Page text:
The Aurealis Award Anthology and Collection judges said of X6, 'The strengths of the novella, a much-neglected genre of fiction, are shown to fine effect here in Keith Stevenson's un-themed anthology of six stories by some of Australia's most prominent speculative fiction writers. Fully using the capacity of a novella for deeper exploration of themes and characterisation, all six stories in this anthology are memorable, immersive and finely crafted. This is definitely speculative fiction on the literary side, ranging from sweetly poignant to darkly chilling.' Anthology and Collection Judges' Report Speaking about Paul Haines's X6 story 'Wives', the Aurealis Horror judges said it was, 'a cleverly crafted to force the reader to adjust from known parameters to the story's world, starting with a very simple image of a man in love with a girl in a country town, then, with hints and whispers, revealing that this world is not our own. The story is of a boy's coming of age as he tries desperately to assimilate his upbringing and his mother's values – that women are not simply property – within a society where property is everything. The real danger of the Australian values of mateship and mates before dates is shown in stark reality. The dialect and language are appropriate to the scene and set the distance between today's Australia and a future where we are more isolated and "countrified". It is a story of isolationism and the ease with which those who are cut off learn hate for "the other". It comments on the brutality of mutilation and the reaction of our protagonist when he discovers he has no pity or empathy, just bitter resentment for his own loss. It is a story of despair – a mother's despair and the despair of giving up hope when lovefails. This bleak story is haunting, and the 'realness' of this unreality is truly horrifying.' Horror Judges' Report The Australian Bookseller and Publisher magazine (November 2009) described X6 as 'a solid collection that will appeal to fans of Dreaming Down-Under and other recent anthologies.'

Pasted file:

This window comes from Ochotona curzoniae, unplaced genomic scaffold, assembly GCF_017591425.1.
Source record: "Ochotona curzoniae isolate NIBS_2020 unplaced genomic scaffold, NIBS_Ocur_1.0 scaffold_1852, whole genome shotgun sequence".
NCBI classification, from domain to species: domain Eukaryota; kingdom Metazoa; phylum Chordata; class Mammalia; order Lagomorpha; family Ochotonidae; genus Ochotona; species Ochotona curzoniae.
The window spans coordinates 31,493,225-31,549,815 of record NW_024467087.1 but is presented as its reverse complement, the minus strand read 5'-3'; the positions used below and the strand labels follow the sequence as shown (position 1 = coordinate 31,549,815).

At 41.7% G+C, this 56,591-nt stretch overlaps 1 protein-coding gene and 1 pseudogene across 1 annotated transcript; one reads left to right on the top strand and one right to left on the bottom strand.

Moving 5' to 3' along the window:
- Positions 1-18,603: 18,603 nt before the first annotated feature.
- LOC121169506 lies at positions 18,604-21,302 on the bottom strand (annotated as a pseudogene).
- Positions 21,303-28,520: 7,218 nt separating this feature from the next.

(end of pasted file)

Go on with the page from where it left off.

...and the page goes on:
Anywhere but Earth (2011)[edit]

In 2011, coeur de lion published Anywhere but Earth an anthology of all new science fiction stories focusing on humanity's adventures out there, anywhere but Earth. Robert Stephenson's short story 'The Rains of La Strange' from the anthology won the Aurealis Award for science fiction short story.

ifbook:Australia 24 Hour Book Project (2012)[edit]